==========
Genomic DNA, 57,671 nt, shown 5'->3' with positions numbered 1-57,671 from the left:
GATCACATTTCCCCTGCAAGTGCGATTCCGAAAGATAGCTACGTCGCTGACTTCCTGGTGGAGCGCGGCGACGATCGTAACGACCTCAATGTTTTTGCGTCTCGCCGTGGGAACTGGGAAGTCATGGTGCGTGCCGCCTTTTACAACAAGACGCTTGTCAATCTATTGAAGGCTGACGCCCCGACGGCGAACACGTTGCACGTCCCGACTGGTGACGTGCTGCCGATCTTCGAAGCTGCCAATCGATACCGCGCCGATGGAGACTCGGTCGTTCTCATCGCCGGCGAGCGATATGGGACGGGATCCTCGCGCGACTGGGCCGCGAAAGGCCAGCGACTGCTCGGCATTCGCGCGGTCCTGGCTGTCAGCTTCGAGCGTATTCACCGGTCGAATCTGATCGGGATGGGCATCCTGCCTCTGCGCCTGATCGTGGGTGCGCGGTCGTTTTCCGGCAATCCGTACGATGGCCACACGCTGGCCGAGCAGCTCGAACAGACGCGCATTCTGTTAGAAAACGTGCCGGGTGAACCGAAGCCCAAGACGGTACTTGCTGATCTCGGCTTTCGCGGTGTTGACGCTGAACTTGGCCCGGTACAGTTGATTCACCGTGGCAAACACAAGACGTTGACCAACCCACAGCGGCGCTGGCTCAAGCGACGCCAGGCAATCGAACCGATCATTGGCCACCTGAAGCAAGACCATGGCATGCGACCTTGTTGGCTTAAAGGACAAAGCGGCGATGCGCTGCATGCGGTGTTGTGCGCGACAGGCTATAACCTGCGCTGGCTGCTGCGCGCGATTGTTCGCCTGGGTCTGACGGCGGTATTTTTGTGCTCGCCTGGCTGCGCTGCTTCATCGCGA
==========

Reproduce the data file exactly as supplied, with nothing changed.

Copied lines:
Genomic DNA, 57,671 nt, shown 5'->3' with positions numbered 1-57,671 from the left:
GATCACATTTCCCCTGCAAGTGCGATTCCGAAAGATAGCTACGTCGCTGACTTCCTGGTGGAGCGCGGCGACGATCGTAACGACCTCAATGTTTTTGCGTCTCGCCGTGGGAACTGGGAAGTCATGGTGCGTGCCGCCTTTTACAACAAGACGCTTGTCAATCTATTGAAGGCTGACGCCCCGACGGCGAACACGTTGCACGTCCCGACTGGTGACGTGCTGCCGATCTTCGAAGCTGCCAATCGATACCGCGCCGATGGAGACTCGGTCGTTCTCATCGCCGGCGAGCGATATGGGACGGGATCCTCGCGCGACTGGGCCGCGAAAGGCCAGCGACTGCTCGGCATTCGCGCGGTCCTGGCTGTCAGCTTCGAGCGTATTCACCGGTCGAATCTGATCGGGATGGGCATCCTGCCTCTGCGCCTGATCGTGGGTGCGCGGTCGTTTTCCGGCAATCCGTACGATGGCCACACGCTGGCCGAGCAGCTCGAACAGACGCGCATTCTGTTAGAAAACGTGCCGGGTGAACCGAAGCCCAAGACGGTACTTGCTGATCTCGGCTTTCGCGGTGTTGACGCTGAACTTGGCCCGGTACAGTTGATTCACCGTGGCAAACACAAGACGTTGACCAACCCACAGCGGCGCTGGCTCAAGCGACGCCAGGCAATCGAACCGATCATTGGCCACCTGAAGCAAGACCATGGCATGCGACCTTGTTGGCTTAAAGGACAAAGCGGCGATGCGCTGCATGCGGTGTTGTGCGCGACAGGCTATAACCTGCGCTGGCTGCTGCGCGCGATTGTTCGCCTGGGTCTGACGGCGGTATTTTTGTGCTCGCCTGGCTGCGCTGCTTCATCGCGA